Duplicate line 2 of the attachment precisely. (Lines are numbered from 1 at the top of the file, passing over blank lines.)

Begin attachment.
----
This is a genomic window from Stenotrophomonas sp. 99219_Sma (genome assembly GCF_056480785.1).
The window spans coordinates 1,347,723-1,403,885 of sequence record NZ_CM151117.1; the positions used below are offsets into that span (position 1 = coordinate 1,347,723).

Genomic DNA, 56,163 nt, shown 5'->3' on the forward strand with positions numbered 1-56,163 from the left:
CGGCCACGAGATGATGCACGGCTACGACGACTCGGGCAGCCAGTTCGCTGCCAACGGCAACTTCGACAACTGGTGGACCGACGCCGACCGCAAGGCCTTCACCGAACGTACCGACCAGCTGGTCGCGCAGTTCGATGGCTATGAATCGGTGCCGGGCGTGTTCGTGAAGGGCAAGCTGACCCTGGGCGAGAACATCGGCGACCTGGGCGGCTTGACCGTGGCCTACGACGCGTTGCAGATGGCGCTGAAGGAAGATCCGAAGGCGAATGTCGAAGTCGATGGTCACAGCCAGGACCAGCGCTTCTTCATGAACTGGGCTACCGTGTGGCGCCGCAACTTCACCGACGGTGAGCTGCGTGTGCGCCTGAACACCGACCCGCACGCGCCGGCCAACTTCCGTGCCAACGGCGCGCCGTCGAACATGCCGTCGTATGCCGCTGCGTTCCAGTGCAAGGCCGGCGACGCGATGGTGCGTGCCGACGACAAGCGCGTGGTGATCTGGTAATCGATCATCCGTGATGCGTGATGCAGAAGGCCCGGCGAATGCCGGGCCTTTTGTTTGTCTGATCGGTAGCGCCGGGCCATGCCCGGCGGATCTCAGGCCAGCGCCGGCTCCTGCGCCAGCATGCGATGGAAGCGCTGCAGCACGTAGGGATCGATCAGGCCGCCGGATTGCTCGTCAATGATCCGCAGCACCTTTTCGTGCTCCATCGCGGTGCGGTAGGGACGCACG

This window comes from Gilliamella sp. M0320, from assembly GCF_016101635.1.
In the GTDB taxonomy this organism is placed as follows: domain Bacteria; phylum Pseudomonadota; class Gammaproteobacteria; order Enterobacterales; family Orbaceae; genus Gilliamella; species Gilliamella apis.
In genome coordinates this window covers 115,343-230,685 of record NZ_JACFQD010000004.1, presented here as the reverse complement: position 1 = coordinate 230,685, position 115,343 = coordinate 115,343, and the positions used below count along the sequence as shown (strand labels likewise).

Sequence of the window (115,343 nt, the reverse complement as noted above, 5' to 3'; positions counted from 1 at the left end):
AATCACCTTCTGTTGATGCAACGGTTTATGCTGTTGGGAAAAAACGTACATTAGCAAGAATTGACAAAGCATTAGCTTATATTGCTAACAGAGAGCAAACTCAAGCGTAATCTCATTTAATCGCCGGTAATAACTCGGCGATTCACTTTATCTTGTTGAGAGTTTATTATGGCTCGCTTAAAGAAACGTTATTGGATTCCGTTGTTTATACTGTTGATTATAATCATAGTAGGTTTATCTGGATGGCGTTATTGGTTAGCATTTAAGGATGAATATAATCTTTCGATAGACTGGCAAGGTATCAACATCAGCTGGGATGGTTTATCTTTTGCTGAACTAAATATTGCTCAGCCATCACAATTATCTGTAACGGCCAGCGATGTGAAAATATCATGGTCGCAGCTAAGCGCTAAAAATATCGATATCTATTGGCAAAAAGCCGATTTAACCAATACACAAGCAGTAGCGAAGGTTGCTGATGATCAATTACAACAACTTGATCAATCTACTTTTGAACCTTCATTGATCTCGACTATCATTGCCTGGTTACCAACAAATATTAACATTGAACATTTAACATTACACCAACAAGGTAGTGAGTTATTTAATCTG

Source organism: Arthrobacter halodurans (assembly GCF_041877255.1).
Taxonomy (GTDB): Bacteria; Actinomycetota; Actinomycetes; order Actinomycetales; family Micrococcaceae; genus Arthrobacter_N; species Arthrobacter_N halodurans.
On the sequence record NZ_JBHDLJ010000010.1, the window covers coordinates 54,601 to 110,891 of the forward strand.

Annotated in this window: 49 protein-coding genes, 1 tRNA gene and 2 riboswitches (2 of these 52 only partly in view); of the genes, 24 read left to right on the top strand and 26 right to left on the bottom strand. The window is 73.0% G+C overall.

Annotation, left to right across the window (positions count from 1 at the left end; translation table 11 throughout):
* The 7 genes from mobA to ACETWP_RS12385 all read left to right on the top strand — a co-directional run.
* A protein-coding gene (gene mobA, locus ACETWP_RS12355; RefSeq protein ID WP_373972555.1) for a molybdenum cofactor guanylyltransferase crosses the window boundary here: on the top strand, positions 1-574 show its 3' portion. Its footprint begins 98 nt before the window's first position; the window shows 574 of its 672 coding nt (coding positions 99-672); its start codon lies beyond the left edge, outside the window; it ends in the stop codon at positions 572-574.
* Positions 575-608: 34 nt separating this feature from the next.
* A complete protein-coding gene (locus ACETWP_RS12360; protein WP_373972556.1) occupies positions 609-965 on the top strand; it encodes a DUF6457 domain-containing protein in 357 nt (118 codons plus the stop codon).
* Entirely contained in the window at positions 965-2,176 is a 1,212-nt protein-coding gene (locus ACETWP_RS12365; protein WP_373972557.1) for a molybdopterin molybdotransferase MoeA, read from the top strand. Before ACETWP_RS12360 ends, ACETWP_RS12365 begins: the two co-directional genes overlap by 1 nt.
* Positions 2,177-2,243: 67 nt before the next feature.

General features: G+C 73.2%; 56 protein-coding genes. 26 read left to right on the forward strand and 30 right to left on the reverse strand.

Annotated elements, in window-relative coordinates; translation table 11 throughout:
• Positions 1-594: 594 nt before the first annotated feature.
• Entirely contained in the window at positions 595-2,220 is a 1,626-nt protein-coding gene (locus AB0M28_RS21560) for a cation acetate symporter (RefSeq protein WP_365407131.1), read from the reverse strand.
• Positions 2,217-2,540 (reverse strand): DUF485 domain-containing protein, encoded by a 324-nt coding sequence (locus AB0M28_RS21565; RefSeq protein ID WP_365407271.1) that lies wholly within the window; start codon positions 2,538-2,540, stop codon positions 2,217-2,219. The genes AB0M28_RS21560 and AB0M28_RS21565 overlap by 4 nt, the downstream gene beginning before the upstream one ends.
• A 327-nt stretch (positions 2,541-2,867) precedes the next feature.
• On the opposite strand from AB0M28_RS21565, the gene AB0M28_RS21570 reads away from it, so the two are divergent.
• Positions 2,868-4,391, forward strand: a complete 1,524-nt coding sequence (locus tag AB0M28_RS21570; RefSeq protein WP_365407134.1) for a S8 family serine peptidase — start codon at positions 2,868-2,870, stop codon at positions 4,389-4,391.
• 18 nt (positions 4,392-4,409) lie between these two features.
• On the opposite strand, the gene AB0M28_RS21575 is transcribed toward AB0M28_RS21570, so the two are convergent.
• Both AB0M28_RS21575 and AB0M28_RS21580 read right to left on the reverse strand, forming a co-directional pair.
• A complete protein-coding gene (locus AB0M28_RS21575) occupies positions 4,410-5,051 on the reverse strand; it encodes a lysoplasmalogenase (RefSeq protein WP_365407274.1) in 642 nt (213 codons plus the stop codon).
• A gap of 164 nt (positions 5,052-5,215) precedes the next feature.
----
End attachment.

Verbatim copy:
The window spans coordinates 1,347,723-1,403,885 of sequence record NZ_CM151117.1; the positions used below are offsets into that span (position 1 = coordinate 1,347,723).